As presented so far, the full history I-state is needed to determine a derived I-state. It may be preferable, however, to discard histories and work entirely in the derived I-space. Without storing the histories on the machine or robot, a derived information transition equation needs to be developed. The important requirement in this case is as follows:
If is replaced by , then must be correctly determined using only , , and .
Whether this requirement can be met depends on the particular I-map. Another way to express the requirement is that if is given, then the full history does not contain any information that could further constrain . The information provided by is sufficient for determining the next derived I-states. This is similar to the concept of a sufficient statistic, which arises in decision theory . If the requirement is met, then is called a sufficient I-map. One peculiarity is that the sufficiency is relative to , as opposed to being absolute in some sense. For example, any I-map that maps onto is sufficient because is always known (it remains fixed at 0). Thus, the requirement for sufficiency depends strongly on the particular derived I-space.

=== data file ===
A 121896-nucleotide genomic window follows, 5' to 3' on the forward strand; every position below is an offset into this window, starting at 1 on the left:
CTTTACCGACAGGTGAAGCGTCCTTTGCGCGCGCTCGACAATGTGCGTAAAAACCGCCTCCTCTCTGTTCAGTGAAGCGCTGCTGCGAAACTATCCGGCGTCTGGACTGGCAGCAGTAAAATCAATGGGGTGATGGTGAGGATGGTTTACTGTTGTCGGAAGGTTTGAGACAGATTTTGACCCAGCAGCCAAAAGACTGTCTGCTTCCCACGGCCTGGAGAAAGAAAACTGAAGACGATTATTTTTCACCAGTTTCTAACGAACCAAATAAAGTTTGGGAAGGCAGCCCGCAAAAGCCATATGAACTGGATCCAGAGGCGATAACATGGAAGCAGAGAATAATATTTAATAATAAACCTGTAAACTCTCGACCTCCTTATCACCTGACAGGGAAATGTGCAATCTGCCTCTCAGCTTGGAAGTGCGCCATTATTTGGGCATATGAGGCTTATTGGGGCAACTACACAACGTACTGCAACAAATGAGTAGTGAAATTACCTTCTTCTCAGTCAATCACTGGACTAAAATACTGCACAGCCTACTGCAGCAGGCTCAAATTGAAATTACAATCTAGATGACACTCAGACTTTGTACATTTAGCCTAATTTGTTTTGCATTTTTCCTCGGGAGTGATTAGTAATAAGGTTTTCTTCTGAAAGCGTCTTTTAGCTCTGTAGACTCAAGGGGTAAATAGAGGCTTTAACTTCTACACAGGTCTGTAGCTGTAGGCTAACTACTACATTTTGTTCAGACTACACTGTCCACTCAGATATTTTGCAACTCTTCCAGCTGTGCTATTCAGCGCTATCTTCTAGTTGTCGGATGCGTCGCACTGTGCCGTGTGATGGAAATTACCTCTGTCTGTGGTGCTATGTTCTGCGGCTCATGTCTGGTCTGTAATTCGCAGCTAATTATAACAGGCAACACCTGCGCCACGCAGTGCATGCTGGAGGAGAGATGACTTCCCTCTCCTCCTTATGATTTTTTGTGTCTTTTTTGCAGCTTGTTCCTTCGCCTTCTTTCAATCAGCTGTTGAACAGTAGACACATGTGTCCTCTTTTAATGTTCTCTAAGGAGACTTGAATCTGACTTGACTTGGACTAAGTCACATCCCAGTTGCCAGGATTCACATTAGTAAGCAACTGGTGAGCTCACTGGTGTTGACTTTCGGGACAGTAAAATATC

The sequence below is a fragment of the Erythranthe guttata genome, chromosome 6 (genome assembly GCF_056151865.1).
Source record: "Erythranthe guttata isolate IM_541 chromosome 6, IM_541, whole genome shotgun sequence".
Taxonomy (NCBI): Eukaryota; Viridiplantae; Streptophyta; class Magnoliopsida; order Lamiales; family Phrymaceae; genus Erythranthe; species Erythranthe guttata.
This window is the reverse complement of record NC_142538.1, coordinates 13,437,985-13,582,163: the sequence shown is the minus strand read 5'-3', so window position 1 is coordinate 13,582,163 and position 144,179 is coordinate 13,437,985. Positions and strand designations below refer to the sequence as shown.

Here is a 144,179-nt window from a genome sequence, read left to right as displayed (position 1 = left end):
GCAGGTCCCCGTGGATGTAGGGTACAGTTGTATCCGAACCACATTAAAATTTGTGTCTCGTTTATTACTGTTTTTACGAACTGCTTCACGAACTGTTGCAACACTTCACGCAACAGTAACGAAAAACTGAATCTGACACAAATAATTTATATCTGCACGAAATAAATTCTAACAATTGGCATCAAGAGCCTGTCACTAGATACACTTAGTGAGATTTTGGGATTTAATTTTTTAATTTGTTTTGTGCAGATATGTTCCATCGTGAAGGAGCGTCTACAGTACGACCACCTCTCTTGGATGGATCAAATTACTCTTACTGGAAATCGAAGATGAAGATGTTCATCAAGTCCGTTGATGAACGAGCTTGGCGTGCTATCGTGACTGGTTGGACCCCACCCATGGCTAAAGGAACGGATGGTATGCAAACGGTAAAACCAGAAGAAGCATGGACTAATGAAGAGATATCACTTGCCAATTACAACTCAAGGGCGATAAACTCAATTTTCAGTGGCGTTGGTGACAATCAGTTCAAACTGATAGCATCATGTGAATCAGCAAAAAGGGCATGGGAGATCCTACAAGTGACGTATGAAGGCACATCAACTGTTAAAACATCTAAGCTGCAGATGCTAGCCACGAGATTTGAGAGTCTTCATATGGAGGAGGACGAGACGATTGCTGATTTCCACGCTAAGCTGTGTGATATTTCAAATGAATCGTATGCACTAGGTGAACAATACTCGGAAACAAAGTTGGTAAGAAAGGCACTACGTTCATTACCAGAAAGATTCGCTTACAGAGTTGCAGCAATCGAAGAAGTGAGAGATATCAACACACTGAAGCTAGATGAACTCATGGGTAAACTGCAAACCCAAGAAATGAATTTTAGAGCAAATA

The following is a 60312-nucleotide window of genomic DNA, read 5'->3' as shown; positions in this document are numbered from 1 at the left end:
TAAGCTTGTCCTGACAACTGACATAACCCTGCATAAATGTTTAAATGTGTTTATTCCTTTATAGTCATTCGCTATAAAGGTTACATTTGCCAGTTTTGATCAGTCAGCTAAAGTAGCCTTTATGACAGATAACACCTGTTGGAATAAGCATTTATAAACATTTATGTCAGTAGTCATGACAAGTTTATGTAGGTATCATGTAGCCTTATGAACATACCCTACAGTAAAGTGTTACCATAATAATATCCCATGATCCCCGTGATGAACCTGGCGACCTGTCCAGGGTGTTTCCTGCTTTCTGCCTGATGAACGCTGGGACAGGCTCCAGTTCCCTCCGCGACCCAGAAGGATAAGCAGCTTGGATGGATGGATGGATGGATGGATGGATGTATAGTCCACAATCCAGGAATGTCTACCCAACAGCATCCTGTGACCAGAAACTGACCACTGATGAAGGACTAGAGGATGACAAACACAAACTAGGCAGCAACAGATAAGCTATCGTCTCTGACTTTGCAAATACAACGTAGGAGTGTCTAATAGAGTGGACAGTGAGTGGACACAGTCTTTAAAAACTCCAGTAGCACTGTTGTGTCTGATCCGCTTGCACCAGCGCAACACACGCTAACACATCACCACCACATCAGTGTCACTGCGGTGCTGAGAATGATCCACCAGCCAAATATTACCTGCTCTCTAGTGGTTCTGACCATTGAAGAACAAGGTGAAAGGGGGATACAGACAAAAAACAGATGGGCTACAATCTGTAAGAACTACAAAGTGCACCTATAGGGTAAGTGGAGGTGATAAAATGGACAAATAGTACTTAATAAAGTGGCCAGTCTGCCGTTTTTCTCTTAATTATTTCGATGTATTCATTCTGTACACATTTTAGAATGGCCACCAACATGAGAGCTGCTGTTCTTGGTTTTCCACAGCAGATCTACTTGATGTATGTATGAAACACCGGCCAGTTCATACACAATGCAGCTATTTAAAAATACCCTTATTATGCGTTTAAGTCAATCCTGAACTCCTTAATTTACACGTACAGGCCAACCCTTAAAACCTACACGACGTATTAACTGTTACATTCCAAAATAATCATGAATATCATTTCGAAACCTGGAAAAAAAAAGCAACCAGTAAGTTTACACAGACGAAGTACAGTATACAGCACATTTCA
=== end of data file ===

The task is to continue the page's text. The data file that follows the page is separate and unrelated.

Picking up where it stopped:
For a sufficient I-map, a derived information transition equation is determined as
The diagram in Figure 11.4a indicates the problem of obtaining a sufficient I-map. The top of the diagram shows the history I-state transitions before the I-map was introduced. The bottom of the diagram shows the attempted derived information transition equation, . The requirement is that the derived I-state obtained in the lower right must be the same regardless of which path is followed from the upper left. Either can be applied to , followed by , or can be applied to , followed by some . The problem with the existence of is that is usually not invertible. The preimage of some derived I-state yields a set of histories in . Applying to all of these yields a set of possible next-stage history I-states. Applying to these may yield a set of derived I-states because of the ambiguity introduced by . This chain of mappings is shown in Figure 11.4b. If a singleton is obtained under all circumstances, then this yields the required values of . Otherwise, new uncertainty arises about the current derived I-state. This could be handled by defining an information space over the information space, but this nastiness will be avoided here.
Since I-maps can be defined from any derived I-space to another, the concepts presented in this section do not necessarily require as the starting point. For example, an I-map, , may be called sufficient with respect to rather than with respect to .
Steven M LaValle 2012-04-20